Who says there’s no detail behind Trumponomics?
Legendary investor Wilbur Ross and University of California-Irvine professor Peter Navarro have released a must-read scoring and analysis of Trump’s economic plan.
One of the most shocking takeaways is the assault on the idea that high union wages alone have killed American manufacturing. In what would be music to a union workers ears, Ross and Navarro unravel some of the knot of global taxation. They cite the World Trade Organization, which began overseeing trade in 1995 – circa NAFTA – in which all 164 nations have but one vote. Guess whom they gang up on. Layer on their explanation of the hidden tariffs at the core of Value Added Taxes (VAT), and it’s no wonder we’ve had lost decades.
Under WTO rules, any foreign company that manufactures domestically and exports goods to America (or elsewhere) receives a rebate on the VAT it has paid. This turns the VAT into an implicit export subsidy. At the same time, the VAT is imposed on all goods that are imported and consumed domestically so that a product exported by the U.S. to a VAT country is subject to the VAT. This turns the VAT into an implicit tariff on American exporters over and above the corporate income taxes they must pay. Thus, under the WTO system, American corporations suffer a “triple-whammy”: foreign exports into the U.S. market get VAT relief, U.S. exports into foreign markets must pay the VAT, and U.S. exporters get no relief on any income taxes paid. The practical effect of the WTO’s unequal treatment of America’s income tax system is to give our major trading partners a 15% to 25% unfair tax advantage in international transactions. (While in principle, exchange rates should adjust over time to offset border adjustment, in the near term, exchange rate manipulation leads to major effects on trade flows.)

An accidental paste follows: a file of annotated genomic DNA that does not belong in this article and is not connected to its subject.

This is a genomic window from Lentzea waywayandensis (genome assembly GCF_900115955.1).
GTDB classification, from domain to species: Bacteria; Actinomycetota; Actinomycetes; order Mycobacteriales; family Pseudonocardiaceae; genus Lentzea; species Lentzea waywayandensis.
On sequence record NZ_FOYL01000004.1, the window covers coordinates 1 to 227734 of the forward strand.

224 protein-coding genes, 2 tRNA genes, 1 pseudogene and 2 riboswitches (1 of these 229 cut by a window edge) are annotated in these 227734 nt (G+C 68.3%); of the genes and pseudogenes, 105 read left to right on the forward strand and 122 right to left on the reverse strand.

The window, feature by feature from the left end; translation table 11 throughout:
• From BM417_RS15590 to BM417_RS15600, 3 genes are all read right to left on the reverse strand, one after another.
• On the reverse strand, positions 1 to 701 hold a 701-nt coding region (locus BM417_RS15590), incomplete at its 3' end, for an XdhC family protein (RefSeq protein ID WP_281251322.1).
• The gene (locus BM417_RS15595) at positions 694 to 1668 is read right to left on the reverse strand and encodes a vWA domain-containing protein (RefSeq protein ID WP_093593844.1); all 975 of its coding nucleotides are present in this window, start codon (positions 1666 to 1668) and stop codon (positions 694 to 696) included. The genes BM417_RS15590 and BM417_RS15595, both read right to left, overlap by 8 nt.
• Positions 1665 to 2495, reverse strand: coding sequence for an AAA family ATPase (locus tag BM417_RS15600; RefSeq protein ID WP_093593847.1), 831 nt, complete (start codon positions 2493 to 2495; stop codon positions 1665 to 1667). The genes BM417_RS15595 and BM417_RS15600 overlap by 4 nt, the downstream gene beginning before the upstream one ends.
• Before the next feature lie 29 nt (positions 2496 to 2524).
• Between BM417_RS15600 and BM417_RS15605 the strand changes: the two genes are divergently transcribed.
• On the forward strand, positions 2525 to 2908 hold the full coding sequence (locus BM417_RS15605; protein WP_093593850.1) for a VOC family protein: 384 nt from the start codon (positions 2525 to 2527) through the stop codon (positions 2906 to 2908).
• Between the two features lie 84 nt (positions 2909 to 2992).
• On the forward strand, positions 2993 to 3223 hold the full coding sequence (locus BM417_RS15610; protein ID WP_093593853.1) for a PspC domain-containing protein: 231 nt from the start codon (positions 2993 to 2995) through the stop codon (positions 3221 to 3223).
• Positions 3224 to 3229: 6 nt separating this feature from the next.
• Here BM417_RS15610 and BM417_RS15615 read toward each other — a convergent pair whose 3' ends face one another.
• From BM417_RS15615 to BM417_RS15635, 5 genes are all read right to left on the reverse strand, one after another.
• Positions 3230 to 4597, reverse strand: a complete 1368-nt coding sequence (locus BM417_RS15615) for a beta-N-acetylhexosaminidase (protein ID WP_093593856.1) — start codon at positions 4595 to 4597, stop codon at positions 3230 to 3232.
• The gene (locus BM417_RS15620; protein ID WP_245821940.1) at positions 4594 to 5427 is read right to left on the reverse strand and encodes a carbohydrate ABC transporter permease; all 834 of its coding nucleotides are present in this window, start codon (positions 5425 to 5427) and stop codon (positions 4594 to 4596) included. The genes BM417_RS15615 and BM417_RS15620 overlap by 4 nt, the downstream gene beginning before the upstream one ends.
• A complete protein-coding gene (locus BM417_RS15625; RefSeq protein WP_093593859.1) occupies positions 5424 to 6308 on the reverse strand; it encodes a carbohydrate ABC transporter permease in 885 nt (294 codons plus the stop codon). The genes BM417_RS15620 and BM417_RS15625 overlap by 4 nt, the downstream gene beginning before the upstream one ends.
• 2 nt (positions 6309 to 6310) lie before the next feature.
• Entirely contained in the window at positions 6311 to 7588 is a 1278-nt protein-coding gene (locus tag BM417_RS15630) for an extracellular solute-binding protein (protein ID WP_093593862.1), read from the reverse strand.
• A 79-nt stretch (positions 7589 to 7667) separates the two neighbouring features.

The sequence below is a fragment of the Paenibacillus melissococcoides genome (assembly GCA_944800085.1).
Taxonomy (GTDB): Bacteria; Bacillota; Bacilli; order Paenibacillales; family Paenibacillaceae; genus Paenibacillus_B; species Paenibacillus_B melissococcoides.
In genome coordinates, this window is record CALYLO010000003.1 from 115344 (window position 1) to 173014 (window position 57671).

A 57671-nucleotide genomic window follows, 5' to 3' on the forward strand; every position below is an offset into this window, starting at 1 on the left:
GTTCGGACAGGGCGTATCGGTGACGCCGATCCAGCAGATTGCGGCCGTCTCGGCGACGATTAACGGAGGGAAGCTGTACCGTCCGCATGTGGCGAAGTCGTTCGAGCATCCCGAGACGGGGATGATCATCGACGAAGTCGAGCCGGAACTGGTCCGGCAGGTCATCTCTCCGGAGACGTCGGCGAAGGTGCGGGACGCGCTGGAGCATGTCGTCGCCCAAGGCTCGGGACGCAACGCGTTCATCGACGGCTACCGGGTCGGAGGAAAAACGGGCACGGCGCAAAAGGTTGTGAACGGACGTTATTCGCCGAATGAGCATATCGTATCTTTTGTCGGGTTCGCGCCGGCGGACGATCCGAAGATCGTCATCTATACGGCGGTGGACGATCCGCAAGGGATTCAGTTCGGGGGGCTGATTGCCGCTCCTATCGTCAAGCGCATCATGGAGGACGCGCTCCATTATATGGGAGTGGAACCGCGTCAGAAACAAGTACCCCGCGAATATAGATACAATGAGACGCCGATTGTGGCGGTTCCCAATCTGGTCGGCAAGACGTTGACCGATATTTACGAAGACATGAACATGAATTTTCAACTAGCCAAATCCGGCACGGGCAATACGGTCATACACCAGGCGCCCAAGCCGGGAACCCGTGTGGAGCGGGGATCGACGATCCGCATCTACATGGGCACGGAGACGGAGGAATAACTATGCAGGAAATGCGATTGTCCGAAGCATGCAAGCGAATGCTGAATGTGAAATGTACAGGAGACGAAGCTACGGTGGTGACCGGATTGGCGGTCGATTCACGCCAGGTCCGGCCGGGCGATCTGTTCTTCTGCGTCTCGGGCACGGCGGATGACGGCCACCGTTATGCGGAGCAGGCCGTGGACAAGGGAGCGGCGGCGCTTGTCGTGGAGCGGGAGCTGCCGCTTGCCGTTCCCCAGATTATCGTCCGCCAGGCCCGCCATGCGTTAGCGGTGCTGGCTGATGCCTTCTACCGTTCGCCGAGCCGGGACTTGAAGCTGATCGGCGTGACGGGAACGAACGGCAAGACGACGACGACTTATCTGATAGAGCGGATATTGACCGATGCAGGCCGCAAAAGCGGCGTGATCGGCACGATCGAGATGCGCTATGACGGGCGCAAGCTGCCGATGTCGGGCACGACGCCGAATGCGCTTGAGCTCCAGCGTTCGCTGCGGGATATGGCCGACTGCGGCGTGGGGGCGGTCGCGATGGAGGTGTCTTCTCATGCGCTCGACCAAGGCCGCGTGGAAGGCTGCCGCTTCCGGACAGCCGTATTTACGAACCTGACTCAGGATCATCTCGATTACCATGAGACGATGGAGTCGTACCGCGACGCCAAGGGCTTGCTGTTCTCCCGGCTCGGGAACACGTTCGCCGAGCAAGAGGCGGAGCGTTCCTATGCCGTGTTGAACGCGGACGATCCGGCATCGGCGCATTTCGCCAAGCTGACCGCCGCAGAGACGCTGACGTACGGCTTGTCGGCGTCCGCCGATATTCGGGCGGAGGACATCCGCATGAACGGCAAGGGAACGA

Fascinating that the Clintons find themselves at the epicenter of these global deals.
Next, add in the effects of unnecessary rules and regulations that are often designed more by bureaucrats than legislators. Ross and Navarro see big savings here from commonsense reform.
We assume that the Trump plan seeks to reduce the current regulatory burden by a minimum of 10%, or $200 billion annually. It proposes a temporary pause on new regulations not compelled by Congress or public safety and a review of previous regulations to see which need to be scrapped. Each federal agency will prepare a list of all of the regulations it imposes on American business, and the least critical regulations to health and safety will receive priority consideration for repeal.
As for busting the budget, not so, says Wilbur Ross.
Wilbur Ross said: "When evaluated as a single integrated whole, the Trump plan is revenue neutral and fiscally conservative. It grows the economy much faster than Hillary Clinton's plan to raise taxes, increase regulation, stifle our energy sector, and perpetuate chronic trade deficits."
The full text is anathema to globalists. And thus the widespread, top-to-bottom, across the media, big-money elitist opposition to Trump.